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Saturday, February 16, 2013

Suspicious spouts

Okay, so I'm afraid these are the most marginal photos I've posted so far.  But it's for a good reason!  They *might* be of a very interesting species.  So even if they aren't good pictures, they still offer an introduction to an animal that you may not have heard of and that you, too, can look for when you're near the ocean or especially if you're on a boat (in the North Pacific).

I was casually glancing offshore today from Bodega Head and noticed a whale spout in the distance.  Can you find the small, bushy spout in the photo below?


I didn't give it too much thought at first, assuming it was probably a Gray Whale.  But something didn't seem quite right — the spout didn't seem tall enough and it was angled slightly.  And then I saw several others very close by.  I would guess there were at least 6 different individuals in a very tight group.  There are 2-3 in the photo below.


The next thing that really caught my attention was that the animals seemed to be moving very quickly.  Their low backs just rolled by at the surface, instead of slowly lingering or rising and sinking like a baleen whale such a Gray Whale or Humpback Whale.

The backs were long and slender and appeared to be dark.  They were larger than dolphins, but didn't seem as large as Gray Whales.  You can just barely see one of the backs in the center of the image below.  It looks like a thin dark gray line with the sun reflecting off it.  (Really, it's there!)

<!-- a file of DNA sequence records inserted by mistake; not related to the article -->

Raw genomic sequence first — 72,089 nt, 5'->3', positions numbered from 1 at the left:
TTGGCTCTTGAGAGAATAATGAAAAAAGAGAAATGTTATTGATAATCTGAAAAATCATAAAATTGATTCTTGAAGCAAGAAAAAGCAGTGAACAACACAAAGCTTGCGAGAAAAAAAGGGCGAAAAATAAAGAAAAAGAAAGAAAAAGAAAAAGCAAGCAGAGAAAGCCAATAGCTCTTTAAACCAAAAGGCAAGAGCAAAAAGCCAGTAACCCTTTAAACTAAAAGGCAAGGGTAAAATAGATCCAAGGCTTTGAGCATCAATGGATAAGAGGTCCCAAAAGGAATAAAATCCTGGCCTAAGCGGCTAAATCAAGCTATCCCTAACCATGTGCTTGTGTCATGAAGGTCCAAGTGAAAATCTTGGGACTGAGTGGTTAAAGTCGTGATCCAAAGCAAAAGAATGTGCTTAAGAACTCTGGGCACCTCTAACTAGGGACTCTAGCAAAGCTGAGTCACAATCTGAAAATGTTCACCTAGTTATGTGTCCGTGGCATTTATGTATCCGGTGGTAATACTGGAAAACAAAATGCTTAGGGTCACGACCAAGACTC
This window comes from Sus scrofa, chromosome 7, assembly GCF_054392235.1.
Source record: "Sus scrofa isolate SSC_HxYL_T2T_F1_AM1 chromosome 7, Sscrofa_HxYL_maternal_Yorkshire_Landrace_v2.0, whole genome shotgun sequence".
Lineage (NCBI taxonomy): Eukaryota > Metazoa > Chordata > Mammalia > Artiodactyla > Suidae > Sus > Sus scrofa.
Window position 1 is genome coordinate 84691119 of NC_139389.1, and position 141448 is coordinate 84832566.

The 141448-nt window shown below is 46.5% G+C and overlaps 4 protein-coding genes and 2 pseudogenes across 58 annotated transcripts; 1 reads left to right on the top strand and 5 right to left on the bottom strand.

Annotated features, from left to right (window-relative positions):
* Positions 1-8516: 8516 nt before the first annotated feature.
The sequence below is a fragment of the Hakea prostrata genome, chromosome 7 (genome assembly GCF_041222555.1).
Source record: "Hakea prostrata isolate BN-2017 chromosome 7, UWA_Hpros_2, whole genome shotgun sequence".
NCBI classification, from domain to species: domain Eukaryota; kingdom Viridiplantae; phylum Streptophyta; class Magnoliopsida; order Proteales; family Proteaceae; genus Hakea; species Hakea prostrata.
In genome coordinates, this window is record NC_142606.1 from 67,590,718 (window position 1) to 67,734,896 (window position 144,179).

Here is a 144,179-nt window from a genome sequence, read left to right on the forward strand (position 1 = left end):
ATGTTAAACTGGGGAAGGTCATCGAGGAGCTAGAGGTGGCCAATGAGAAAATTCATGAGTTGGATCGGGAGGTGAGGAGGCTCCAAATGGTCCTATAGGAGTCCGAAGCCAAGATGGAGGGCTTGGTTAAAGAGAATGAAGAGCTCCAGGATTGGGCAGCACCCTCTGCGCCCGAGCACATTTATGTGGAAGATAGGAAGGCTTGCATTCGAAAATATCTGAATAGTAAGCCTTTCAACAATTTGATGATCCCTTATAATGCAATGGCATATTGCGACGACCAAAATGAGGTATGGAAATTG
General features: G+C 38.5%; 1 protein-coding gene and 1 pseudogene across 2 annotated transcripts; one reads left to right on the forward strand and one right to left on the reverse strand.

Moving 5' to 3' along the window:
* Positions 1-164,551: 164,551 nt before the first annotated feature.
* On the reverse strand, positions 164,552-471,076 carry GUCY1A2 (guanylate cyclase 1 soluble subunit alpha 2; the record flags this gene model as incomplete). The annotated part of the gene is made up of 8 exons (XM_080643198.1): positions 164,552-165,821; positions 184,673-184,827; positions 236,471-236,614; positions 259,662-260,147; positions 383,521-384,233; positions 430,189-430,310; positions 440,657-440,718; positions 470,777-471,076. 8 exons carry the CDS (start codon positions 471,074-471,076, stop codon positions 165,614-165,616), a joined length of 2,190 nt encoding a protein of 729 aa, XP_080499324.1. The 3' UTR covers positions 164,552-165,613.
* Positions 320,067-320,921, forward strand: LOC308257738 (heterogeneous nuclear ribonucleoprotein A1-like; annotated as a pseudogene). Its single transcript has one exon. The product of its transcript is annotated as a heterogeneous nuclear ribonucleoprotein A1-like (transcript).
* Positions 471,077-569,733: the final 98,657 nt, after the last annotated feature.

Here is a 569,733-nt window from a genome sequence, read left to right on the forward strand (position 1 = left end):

When I realized these whales might be interesting, I was so busy trying to see them in my binoculars and take pictures with the camera, that I didn't have time to look at my watch.  I would guess the group was at the surface for about 1 minute or less, and then submerged for about 8 minutes before resurfacing.  I saw them at least 4 different times and the pattern was the same each time.

They appeared to be quite active (see next photo).  One time I saw one spiraling downwards and showing its flukes as it dove under water.


And they were often very close to each other. 


Another clue from my notes:  The whales were pretty far offshore, I'm guessing 1-2 miles, so I didn't have the best views.  I can't really say anything about the dorsal fin, except that I never saw an obvious one, so it was probably small.

So I'm really not sure about the identity of these whales, but I'm wondering if they could have been Baird's Beaked Whales (Berardius bairdii).  I'll never know, as I didn't see enough in the field and the pictures aren't good enough either (as you can tell), but I'll always be suspicious.  They just weren't right for the other more common species of whales and dolphins.  (I can't rule out other species of beaked whales, but these were relatively large animals, and Baird's Beaked Whales are the largest and most commonly seen beaked whales in this area.)

Of beaked whales, Shirihai and Jarrett (2006) say, "Most sightings are very brief and a matter of luck."  They spend most of their time offshore, and are difficult to observe at the surface.  

And I like what Rich Stallcup says about Baird's Beaked Whales: "Baird's are rare, generally shy animals, seldom found near shore...When seen on the surface at a distance (that's often all you get), they may be lying still, resembling logs, or splashing in a small area like a hot-tub party."

You can read more about this unusual species at the American Cetacean Society's web site


P.S.  If you disagree with me, or have other ideas about these mystery whales, let me know, as I'd love to hear your thoughts!

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